The U.S. also has about $6.9 trillion in intergovernmental holdings — essentially money it owes to itself. Most of the intergovernmental holdings are in the Social Security and Medicare trust funds. These programs are largely funded by a dedicated tax stream. The surplus, if any, is invested in special government bonds. Social Security’s Old Age and Survivors Trust Fund and the Disability Insurance Trust Fund began redeeming their bonds in 2021. Medicare will start spending down money in the Hospital Insurance Fund in 2025.

Why do we have a national debt?

Because the U.S. spends more than it takes in in taxes. The difference between the government’s annual revenue and its spending is the deficit. The nation has run a deficit every year except five in the past 50 years. In fiscal year 2022, the deficit was $1.4 trillion.

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The total amount of borrowing that results is the debt. With one exception in 1836, the nation has carried debt since its founding.

What would happen if the U.S. defaulted on the debt?

We don’t know, because that has never happened.

Still, lenders like to know they are going to be repaid, and anyone who owns a Treasury security is making a loan to the Treasury. Just as your credit rating would fall if you didn’t pay your mortgage, the nation’s excellent credit could be damaged if it didn’t pay its debts in full and on time. And that, in turn, means the U.S. would pay out more in interest on its debt, just as people with a 600 credit score pay more interest than those with an 800 credit score. When the U.S. flirted with default in 2011, Standard & Poor’s stripped the country of its coveted AAA rating, thereby raising the government’s borrowing costs.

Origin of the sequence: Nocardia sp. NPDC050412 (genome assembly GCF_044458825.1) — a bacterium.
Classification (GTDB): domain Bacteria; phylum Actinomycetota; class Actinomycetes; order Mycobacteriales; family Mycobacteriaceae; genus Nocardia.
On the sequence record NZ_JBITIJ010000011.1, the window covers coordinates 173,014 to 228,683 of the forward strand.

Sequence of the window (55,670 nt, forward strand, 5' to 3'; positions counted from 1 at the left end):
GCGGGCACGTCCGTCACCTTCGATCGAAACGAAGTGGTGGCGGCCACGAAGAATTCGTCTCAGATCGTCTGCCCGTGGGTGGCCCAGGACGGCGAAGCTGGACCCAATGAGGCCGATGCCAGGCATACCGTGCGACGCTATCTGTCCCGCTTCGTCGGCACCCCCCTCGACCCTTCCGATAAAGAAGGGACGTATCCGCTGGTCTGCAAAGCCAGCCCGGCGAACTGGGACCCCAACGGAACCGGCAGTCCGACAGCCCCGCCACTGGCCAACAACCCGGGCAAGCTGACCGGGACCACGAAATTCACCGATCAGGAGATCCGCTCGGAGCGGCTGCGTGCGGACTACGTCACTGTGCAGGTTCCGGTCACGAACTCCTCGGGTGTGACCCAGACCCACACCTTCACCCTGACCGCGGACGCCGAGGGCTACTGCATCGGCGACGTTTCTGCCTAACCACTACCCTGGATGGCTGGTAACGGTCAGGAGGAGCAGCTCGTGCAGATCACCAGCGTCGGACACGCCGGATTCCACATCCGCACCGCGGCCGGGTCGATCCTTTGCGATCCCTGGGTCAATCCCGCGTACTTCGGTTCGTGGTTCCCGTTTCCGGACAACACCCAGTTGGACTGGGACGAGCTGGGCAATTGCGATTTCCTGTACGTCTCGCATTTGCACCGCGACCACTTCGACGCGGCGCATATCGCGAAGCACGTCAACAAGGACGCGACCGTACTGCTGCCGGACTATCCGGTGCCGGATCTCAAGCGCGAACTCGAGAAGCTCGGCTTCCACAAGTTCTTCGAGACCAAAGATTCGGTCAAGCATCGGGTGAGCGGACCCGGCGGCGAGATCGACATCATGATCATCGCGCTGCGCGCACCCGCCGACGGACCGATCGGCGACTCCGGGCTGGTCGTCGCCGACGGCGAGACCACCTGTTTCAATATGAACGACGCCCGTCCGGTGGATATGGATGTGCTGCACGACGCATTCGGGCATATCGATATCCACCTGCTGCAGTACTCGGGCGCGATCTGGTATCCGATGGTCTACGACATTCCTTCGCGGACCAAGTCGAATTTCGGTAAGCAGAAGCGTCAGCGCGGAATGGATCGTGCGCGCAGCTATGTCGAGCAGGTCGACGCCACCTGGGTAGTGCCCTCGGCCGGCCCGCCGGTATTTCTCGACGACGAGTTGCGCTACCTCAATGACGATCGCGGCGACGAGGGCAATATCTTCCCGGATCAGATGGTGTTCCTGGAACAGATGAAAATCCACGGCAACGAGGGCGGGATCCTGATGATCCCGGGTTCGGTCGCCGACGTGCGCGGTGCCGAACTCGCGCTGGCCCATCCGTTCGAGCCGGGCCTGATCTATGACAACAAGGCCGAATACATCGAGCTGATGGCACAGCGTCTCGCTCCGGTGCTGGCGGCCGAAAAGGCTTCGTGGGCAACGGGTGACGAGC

The U.S. enjoys several benefits from its excellent credit rating, not least of which is that the dollar is a global reserve currency, which means it’s frequently used in international transactions. Oil and most commodities are traded in dollars worldwide. Some countries, such as Saudi Arabia, tie the value of their currency to the dollar. And when U.S. bonds come due, the Treasury can simply roll it over into a new bond, without having to borrow from other countries using a foreign currency.

Finally, without the ability to borrow, much of the government’s payment obligations would be delayed or reduced — an event that could prove catastrophic for people who rely on government payments or services. Just how much a default would affect important programs like Social Security and Medicare is unknown.​

"There's a set of laws on the books that are mutually incompatible," explains WIlliam Gale, a senior fellow in economic studies at the Brookings Institution and the director of its Retirement Security Project.

"The Constitution says honor the public debt. Congress has passed laws requiring the government to make various outlays, including Social Security and Medicare payments," Gale says. "If the debt limit were not increasing, at least one of those would have to give, and nobody knows how it would play out."